With four months left in 2015, the banking industry this year has lost more than last year from bank failures, ending the steady streaks of declines in both assets of failed banks and the cost of closing them since the 2008 financial crisis.
“The banking industry continued to show gradual but steady improvement during the quarter,” said Martin Gruenberg, chairman of the Federal Deposit Insurance Corporation in May. “However, the interest-rate environment remains a challenge for banks.”
With interest rates at record lows in the aftermath of the financial crisis, community banks in the U.S. have seen their profits erode.
Since December, the Federal Reserve has been signaling a rate hike to take place sometime this year. While market participants keep careful watch on every movement of the central bank amid upsurging market uncertainty and volatility, community banks, which make profits from taking deposits and generating loans, are running out of patience.
According to data provided by the FDIC, total assets of failed banks fell by 95.6 percent in 2010, while at the same time the costs of closing declined by almost 60 percent, only to both spike up again this year. So far the total assets of failed banks have already more than doubled from the year-ago figure, and the costs increased by almost 15-folds.
The FDIC examines and supervises more than 4,500 banks and savings institutions – more than half of the U.S. banking system.
Gruenberg pointed out that growth in longer-term funding has not kept pace with community banks’ increasing holdings of such assets. Banks have been increasing their holdings of longer-term assets since 2009, for an attempt to “reach for yield in this challenging interest-rate environment,” he added.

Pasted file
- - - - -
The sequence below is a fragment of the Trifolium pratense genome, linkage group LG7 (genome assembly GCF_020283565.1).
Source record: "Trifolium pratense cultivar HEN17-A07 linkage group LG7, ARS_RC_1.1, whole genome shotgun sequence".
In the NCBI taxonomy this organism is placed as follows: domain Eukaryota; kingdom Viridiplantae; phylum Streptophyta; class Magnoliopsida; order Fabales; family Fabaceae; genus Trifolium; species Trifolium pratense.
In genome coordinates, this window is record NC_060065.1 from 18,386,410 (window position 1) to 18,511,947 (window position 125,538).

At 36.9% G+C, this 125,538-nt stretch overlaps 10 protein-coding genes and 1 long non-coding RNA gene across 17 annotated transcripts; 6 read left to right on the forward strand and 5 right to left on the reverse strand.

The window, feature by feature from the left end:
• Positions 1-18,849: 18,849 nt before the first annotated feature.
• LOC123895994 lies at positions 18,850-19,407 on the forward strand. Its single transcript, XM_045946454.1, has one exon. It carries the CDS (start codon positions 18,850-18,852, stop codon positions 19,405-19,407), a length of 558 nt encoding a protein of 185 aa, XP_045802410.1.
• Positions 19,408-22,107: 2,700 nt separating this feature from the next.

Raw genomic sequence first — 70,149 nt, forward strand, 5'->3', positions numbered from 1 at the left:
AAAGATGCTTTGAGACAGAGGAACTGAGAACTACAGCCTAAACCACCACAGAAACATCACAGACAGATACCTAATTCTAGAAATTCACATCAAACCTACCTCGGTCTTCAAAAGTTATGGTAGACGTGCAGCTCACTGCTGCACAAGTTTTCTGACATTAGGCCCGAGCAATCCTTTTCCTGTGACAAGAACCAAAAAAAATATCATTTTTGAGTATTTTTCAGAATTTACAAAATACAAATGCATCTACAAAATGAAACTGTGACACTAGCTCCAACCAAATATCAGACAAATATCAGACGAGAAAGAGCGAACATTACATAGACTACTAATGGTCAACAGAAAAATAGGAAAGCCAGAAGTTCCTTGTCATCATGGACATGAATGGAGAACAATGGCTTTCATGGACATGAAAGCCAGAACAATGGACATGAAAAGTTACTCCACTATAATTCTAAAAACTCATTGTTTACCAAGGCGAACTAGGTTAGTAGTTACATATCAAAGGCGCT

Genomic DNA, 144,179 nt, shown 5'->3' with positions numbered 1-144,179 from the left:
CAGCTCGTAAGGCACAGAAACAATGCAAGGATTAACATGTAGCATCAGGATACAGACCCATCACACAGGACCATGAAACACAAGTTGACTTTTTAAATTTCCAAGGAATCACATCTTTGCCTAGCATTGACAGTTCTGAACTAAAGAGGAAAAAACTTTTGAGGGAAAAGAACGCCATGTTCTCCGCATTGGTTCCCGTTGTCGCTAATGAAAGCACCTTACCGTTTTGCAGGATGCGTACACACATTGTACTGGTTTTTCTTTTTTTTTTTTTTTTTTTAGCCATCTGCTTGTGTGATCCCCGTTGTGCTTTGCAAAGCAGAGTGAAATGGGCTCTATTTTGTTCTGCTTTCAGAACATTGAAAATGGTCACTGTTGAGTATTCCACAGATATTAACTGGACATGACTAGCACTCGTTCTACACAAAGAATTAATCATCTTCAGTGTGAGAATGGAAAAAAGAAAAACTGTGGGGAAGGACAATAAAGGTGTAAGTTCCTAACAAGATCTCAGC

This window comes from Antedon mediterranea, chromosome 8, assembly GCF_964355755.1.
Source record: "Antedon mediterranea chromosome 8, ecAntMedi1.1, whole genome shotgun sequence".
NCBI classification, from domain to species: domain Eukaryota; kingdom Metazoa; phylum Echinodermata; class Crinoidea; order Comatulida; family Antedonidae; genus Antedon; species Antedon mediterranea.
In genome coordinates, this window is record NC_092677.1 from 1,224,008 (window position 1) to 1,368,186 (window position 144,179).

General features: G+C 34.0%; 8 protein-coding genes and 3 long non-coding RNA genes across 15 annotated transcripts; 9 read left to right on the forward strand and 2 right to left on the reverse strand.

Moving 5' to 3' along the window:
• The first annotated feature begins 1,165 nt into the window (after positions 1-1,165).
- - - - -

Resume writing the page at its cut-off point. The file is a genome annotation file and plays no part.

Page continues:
The fed fund rate, or the interest rate at which banks lend to each other, has been hovering around zero since the end of the 2008 financial crisis.
Having continued to signal a short-term interest rate hike since December, the Federal Reserve presented more wide-ranging views about the economy in its July meeting, according to minutes released Wednesday.
“Obviously we had the Minutes released [last week] giving people some confusion about the rate increase, but the broad base assumption is that when the Fed begins to move and raise short term rates, it won’t be good for long term rates,” said Nicholas Colas, chief investment strategist at New York brokerage, Convergex.
Back in 2012, former Fed Chairman Ben Bernanke reassured community banks that the low-interest rate environment would benefit them over the long haul, as it would encourage households and businesses to borrow more from banks, and thus reboot the economy.
The total number of bank failures peaked at 140 in 2009, as the knock-on effects of the financial crisis spread across the financial industry. That figure has been falling since then – only 18 banks closed down in 2014. So far 2015 has seen the closings of six other banks, among which Premier Bank in Denver was the latest to make it to the list in July, according to bank failure data provided by the FDIC.
The FDIC list contains aggregated data from individual financial reports filed by all FDIC-insured commercial banks and savings institutions.
Despite the increasing size and costs of bank closings this year, Gruenberg stressed in his speech that community banks have had their net income upturn by almost 16 percent from a year ago, and that their total holdings of loans continued to fall from its 2008 peak.